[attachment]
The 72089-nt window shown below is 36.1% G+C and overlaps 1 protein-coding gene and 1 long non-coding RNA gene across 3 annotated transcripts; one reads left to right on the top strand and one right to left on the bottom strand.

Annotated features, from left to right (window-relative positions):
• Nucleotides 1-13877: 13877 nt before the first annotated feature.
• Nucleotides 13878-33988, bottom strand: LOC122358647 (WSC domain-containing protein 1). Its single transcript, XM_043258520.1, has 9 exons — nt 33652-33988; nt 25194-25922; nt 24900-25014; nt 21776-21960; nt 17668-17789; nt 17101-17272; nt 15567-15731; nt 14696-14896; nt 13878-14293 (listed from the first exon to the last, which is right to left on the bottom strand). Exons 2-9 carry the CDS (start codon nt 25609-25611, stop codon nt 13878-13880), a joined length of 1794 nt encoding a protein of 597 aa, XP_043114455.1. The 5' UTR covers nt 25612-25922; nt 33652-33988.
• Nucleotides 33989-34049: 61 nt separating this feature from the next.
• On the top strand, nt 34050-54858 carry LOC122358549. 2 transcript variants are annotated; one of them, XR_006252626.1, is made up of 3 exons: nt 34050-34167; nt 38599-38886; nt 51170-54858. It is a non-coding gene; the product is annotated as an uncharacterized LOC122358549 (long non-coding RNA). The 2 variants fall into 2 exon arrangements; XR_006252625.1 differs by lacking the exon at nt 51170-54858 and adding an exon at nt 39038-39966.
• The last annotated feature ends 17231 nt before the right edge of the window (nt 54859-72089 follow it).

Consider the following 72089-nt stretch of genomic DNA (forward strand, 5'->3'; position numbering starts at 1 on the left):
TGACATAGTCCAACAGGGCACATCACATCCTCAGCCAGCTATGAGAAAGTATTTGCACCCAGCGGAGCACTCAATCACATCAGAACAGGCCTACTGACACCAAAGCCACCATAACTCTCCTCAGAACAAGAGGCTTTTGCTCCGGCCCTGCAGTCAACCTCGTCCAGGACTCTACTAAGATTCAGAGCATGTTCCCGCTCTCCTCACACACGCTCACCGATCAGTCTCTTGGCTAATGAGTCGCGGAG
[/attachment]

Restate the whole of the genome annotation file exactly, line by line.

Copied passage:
The 72089-nt window shown below is 36.1% G+C and overlaps 1 protein-coding gene and 1 long non-coding RNA gene across 3 annotated transcripts; one reads left to right on the top strand and one right to left on the bottom strand.

Annotated features, from left to right (window-relative positions):
• Nucleotides 1-13877: 13877 nt before the first annotated feature.
• Nucleotides 13878-33988, bottom strand: LOC122358647 (WSC domain-containing protein 1). Its single transcript, XM_043258520.1, has 9 exons — nt 33652-33988; nt 25194-25922; nt 24900-25014; nt 21776-21960; nt 17668-17789; nt 17101-17272; nt 15567-15731; nt 14696-14896; nt 13878-14293 (listed from the first exon to the last, which is right to left on the bottom strand). Exons 2-9 carry the CDS (start codon nt 25609-25611, stop codon nt 13878-13880), a joined length of 1794 nt encoding a protein of 597 aa, XP_043114455.1. The 5' UTR covers nt 25612-25922; nt 33652-33988.
• Nucleotides 33989-34049: 61 nt separating this feature from the next.
• On the top strand, nt 34050-54858 carry LOC122358549. 2 transcript variants are annotated; one of them, XR_006252626.1, is made up of 3 exons: nt 34050-34167; nt 38599-38886; nt 51170-54858. It is a non-coding gene; the product is annotated as an uncharacterized LOC122358549 (long non-coding RNA). The 2 variants fall into 2 exon arrangements; XR_006252625.1 differs by lacking the exon at nt 51170-54858 and adding an exon at nt 39038-39966.
• The last annotated feature ends 17231 nt before the right edge of the window (nt 54859-72089 follow it).

Consider the following 72089-nt stretch of genomic DNA (forward strand, 5'->3'; position numbering starts at 1 on the left):
TGACATAGTCCAACAGGGCACATCACATCCTCAGCCAGCTATGAGAAAGTATTTGCACCCAGCGGAGCACTCAATCACATCAGAACAGGCCTACTGACACCAAAGCCACCATAACTCTCCTCAGAACAAGAGGCTTTTGCTCCGGCCCTGCAGTCAACCTCGTCCAGGACTCTACTAAGATTCAGAGCATGTTCCCGCTCTCCTCACACACGCTCACCGATCAGTCTCTTGGCTAATGAGTCGCGGAG